Saudi Arabia is banning flogging as a punishment. The country’s court has given a special verdict. On Friday, various international news outlets reported seeing a document from the country’s Supreme Court in this regard.
According to Reuters, the Supreme Court of the most influential Muslim country in the Middle East has ordered that the perpetrator be sentenced to imprisonment or a fine instead of flogging.
The decision comes as part of a human rights reform drive by Saudi King Salman and his son Mohammed, they said.
Salman’s son Crown Prince Mohammed is the ‘de facto’ ruler of Saudi Arabia; Since taking office, she has banned women from driving, watching games on the field, obtaining passports without parental approval, and traveling abroad. After three and a half decades of holding his hand, the cinema halls of the country have also come into operation.
However, the persecution of dissidents and the assassination of journalist Jamal Khashugazi at the Saudi embassy in Turkey have tarnished Salman’s image, the BBC reports.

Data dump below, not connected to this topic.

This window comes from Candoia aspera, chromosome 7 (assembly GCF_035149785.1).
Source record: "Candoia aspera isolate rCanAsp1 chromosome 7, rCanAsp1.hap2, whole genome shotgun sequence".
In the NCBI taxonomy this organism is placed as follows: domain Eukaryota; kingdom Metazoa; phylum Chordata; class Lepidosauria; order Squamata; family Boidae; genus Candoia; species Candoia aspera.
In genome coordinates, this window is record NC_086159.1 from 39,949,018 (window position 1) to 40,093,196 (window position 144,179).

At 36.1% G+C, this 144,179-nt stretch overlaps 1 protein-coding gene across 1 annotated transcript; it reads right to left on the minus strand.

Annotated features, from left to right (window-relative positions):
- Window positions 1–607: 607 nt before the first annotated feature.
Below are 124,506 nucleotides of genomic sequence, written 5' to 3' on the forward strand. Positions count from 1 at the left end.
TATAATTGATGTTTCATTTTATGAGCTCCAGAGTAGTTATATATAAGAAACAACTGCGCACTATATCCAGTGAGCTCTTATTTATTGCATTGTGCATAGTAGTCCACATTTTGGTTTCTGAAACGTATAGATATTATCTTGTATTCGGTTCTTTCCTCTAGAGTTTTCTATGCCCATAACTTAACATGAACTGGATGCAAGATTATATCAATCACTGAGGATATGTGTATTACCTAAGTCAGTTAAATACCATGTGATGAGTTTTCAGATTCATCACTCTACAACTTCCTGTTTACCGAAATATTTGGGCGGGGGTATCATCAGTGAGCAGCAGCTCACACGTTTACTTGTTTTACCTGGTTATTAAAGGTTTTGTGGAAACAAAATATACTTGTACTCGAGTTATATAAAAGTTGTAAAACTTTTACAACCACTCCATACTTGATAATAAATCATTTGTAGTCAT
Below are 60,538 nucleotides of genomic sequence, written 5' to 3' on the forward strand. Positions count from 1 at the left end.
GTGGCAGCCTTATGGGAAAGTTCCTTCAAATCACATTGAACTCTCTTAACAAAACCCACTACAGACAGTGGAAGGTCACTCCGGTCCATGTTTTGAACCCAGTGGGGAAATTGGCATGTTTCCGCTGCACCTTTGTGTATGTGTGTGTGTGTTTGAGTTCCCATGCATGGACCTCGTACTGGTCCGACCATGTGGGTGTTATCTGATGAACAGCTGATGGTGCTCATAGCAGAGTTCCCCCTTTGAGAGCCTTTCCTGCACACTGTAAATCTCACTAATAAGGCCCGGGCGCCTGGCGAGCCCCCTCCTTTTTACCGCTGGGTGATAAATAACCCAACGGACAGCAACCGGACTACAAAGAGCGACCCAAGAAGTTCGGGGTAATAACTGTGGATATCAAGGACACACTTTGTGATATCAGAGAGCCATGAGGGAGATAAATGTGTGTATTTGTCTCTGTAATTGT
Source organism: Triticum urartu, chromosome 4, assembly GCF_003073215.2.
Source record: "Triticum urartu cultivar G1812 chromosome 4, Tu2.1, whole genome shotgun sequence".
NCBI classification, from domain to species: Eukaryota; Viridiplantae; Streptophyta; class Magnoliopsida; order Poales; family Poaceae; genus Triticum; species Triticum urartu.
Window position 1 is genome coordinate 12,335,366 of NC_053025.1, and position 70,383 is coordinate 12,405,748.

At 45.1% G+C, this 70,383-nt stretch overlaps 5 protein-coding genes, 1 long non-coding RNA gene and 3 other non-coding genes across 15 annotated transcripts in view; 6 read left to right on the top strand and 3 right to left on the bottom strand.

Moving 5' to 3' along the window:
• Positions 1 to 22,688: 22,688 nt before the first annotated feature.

Human rights activists say freedom of expression is strictly controlled in Saudi Arabia. If you take a stand against the ruling party, you will be imprisoned.
Whipping of criminals is also a regular occurrence in the country. The sentence was overturned after widespread criticism around the world and reports that Rife had died of whipping.
Al-Jazeera quoted observers as saying that Saudi Arabia’s decision to lift the flogging to fix the statue had not diminished state repression of dissidents and women’s rights activists. A prominent educationist and human rights activist died in the country’s jails on Friday.
Although he was pronounced dead at the scene due to a brain hemorrhage, colleagues say the prominent man died of health and medical negligence. The Saudi rulers are responsible for his death.